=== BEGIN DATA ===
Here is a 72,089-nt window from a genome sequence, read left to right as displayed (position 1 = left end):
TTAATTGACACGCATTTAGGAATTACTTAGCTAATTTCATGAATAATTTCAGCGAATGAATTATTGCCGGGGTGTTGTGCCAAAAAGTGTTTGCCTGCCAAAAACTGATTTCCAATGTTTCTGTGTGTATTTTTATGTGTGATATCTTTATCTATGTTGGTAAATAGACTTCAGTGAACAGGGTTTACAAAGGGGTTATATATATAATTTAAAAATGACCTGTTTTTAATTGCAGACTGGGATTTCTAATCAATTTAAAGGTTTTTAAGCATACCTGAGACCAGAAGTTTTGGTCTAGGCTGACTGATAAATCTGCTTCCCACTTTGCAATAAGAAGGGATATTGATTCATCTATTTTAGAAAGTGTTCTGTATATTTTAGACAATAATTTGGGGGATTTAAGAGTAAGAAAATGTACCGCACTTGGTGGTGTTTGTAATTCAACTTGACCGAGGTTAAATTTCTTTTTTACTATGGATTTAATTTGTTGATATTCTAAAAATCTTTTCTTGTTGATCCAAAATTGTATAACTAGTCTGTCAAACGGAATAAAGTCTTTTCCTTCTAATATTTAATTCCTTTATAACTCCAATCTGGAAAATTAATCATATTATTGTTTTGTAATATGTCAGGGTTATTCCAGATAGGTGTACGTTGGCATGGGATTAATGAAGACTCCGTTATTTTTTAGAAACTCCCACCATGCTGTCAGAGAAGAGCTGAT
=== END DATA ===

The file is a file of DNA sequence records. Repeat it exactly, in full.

Here is a 72,089-nt window from a genome sequence, read left to right as displayed (position 1 = left end):
TTAATTGACACGCATTTAGGAATTACTTAGCTAATTTCATGAATAATTTCAGCGAATGAATTATTGCCGGGGTGTTGTGCCAAAAAGTGTTTGCCTGCCAAAAACTGATTTCCAATGTTTCTGTGTGTATTTTTATGTGTGATATCTTTATCTATGTTGGTAAATAGACTTCAGTGAACAGGGTTTACAAAGGGGTTATATATATAATTTAAAAATGACCTGTTTTTAATTGCAGACTGGGATTTCTAATCAATTTAAAGGTTTTTAAGCATACCTGAGACCAGAAGTTTTGGTCTAGGCTGACTGATAAATCTGCTTCCCACTTTGCAATAAGAAGGGATATTGATTCATCTATTTTAGAAAGTGTTCTGTATATTTTAGACAATAATTTGGGGGATTTAAGAGTAAGAAAATGTACCGCACTTGGTGGTGTTTGTAATTCAACTTGACCGAGGTTAAATTTCTTTTTTACTATGGATTTAATTTGTTGATATTCTAAAAATCTTTTCTTGTTGATCCAAAATTGTATAACTAGTCTGTCAAACGGAATAAAGTCTTTTCCTTCTAATATTTAATTCCTTTATAACTCCAATCTGGAAAATTAATCATATTATTGTTTTGTAATATGTCAGGGTTATTCCAGATAGGTGTACGTTGGCATGGGATTAATGAAGACTCCGTTATTTTTTAGAAACTCCCACCATGCTGTCAGAGAAGAGCTGAT